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Why You Should Put Pricing Second

Are you a pricing professional? Or are you a business professional who specializes in pricing?

That might seem like semantics, but the answer has some pretty big implications. You see, the most successful pricing practitioners we’ve encountered see themselves as businesspeople first and pricing people second.

Pricing decisions affect — and are affected by — a lot of other business functions: marketing, sales, finance, and supply chain management, to name a few. If you think of yourself as just a pricing person, it’s easy to think only about what’s best for pricing. You can slip into a siloed perspective that’s narrowly focused on one aspect of the business.

But what’s best for pricing might not always be what’s best for the organization as a whole.

Remember, your goal isn’t just to have a successful pricing team — you want to contribute to a successful business. And that requires thinking about pricing in the context of overall operations.

That kind of big-picture thinking might not come naturally to you. But it is something you can learn. To get started, we recommend building these three habits:

  1. Cross-functional collaboration: The more you engage with other teams and departments, the more you will come to understand their goals and challenges. You’ll be able to put yourself in their shoes and care about the things that they care about. That kind of empathy naturally causes you to consider other perspectives when making pricing decisions. For more advice on how to collaborate well, check out the webinar on Cross-Functional Pricing.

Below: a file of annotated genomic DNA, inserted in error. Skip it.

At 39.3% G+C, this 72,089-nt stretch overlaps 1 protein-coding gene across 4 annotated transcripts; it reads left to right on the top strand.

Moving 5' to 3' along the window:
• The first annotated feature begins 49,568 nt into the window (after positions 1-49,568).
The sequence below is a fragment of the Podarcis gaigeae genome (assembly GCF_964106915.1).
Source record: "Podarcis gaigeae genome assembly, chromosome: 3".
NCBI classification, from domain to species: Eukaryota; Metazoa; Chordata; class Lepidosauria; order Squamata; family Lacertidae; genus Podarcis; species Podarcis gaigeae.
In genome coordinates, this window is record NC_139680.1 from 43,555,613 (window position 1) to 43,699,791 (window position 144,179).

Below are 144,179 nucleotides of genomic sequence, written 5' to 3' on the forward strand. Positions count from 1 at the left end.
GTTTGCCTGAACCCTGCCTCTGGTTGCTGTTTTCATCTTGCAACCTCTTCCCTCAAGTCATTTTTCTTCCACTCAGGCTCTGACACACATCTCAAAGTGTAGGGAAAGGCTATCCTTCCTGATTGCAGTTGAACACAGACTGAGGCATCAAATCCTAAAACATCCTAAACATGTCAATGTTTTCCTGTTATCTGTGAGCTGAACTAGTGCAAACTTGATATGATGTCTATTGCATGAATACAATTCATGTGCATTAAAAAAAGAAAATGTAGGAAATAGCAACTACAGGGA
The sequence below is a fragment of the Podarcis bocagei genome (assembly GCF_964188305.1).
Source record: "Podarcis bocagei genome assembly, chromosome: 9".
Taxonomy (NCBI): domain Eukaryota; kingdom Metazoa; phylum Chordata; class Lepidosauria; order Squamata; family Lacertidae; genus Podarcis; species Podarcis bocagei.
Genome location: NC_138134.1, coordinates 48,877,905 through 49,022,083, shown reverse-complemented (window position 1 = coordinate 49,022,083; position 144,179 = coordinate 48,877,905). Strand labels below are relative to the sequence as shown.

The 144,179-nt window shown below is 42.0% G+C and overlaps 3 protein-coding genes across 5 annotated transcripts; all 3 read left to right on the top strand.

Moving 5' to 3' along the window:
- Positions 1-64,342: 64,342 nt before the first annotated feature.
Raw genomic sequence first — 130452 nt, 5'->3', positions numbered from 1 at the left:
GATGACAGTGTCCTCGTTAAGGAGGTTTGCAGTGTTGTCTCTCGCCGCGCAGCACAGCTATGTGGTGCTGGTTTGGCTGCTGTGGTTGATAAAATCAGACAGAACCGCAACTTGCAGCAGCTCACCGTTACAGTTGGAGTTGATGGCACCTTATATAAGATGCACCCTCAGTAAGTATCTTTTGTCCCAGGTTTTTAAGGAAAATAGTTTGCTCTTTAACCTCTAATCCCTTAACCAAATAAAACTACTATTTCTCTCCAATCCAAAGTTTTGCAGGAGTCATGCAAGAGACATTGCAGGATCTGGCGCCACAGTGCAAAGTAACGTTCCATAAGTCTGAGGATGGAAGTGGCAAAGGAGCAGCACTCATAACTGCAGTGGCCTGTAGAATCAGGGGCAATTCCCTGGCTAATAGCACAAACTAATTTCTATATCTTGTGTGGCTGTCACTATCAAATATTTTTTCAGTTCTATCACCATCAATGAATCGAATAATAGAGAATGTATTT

2. Have a profitability perspective: Although pricing is a pretty powerful lever for improving profitability, it is just one of many levers that can boost the bottom line. You can apply the same thought processes you use for pricing analytics when considering other approaches to improving your revenue and operating income. For a longer explanation of how this works in practice, see There’s More to Profit Than Price.
  3. Adopt a consulting mindset: Your pricing team probably doesn’t have complete, direct authority over all aspects of pricing. That can be frustrating — unless you learn to see yourself as a consultant who makes suggestions that can lead to improvement. As a consultant, it’s not your job to fix everything at once. Instead, you can focus on identifying and prioritizing opportunities for improvement. If you aren’t sure what being a consultant means, watch Being an Internal Pricing Consultant.

We cover those habits and 11 more in the Building the Right Pricing Habits webinar. It covers interpersonal behaviors, technical practices, and straightforward steps that can help you improve your skills and advance your career.

And along the way, you just might find that you transform from being just a pricing professional into a business professional who specializes in pricing.

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